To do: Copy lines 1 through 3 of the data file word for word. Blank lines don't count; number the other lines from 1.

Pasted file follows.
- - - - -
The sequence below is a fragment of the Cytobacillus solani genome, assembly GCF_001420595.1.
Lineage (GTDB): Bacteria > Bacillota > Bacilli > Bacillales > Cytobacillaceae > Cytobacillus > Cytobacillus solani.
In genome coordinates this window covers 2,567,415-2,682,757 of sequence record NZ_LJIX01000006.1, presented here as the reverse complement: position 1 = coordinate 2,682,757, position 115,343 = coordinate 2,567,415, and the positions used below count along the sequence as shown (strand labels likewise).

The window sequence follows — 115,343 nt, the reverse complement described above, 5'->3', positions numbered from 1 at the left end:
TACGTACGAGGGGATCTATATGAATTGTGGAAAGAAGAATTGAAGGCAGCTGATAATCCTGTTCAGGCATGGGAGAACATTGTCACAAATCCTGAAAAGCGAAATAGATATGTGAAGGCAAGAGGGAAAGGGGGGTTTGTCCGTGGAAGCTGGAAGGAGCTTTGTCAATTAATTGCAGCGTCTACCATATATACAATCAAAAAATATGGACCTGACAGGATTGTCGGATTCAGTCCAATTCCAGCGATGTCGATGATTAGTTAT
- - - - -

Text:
The sequence below is a fragment of the Cytobacillus solani genome, assembly GCF_001420595.1.
Lineage (GTDB): Bacteria > Bacillota > Bacilli > Bacillales > Cytobacillaceae > Cytobacillus > Cytobacillus solani.
In genome coordinates this window covers 2,567,415-2,682,757 of sequence record NZ_LJIX01000006.1, presented here as the reverse complement: position 1 = coordinate 2,682,757, position 115,343 = coordinate 2,567,415, and the positions used below count along the sequence as shown (strand labels likewise).